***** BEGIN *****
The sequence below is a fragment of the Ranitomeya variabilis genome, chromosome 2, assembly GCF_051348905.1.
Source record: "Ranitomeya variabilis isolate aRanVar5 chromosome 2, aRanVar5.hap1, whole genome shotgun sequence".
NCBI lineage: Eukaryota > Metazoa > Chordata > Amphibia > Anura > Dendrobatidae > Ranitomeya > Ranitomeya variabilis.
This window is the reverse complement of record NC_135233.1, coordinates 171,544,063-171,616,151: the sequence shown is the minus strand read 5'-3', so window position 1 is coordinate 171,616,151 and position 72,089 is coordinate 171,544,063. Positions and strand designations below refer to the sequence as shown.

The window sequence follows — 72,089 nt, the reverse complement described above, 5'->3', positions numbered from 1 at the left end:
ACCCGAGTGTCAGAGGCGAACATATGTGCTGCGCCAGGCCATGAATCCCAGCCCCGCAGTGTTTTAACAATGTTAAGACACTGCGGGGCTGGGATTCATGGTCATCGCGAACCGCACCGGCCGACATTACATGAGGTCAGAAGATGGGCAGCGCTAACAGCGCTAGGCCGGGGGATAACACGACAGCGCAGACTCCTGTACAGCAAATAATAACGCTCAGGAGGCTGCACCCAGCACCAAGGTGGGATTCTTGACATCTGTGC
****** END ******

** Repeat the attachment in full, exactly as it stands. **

The sequence below is a fragment of the Ranitomeya variabilis genome, chromosome 2, assembly GCF_051348905.1.
Source record: "Ranitomeya variabilis isolate aRanVar5 chromosome 2, aRanVar5.hap1, whole genome shotgun sequence".
NCBI lineage: Eukaryota > Metazoa > Chordata > Amphibia > Anura > Dendrobatidae > Ranitomeya > Ranitomeya variabilis.
This window is the reverse complement of record NC_135233.1, coordinates 171,544,063-171,616,151: the sequence shown is the minus strand read 5'-3', so window position 1 is coordinate 171,616,151 and position 72,089 is coordinate 171,544,063. Positions and strand designations below refer to the sequence as shown.

The window sequence follows — 72,089 nt, the reverse complement described above, 5'->3', positions numbered from 1 at the left end:
ACCCGAGTGTCAGAGGCGAACATATGTGCTGCGCCAGGCCATGAATCCCAGCCCCGCAGTGTTTTAACAATGTTAAGACACTGCGGGGCTGGGATTCATGGTCATCGCGAACCGCACCGGCCGACATTACATGAGGTCAGAAGATGGGCAGCGCTAACAGCGCTAGGCCGGGGGATAACACGACAGCGCAGACTCCTGTACAGCAAATAATAACGCTCAGGAGGCTGCACCCAGCACCAAGGTGGGATTCTTGACATCTGTGC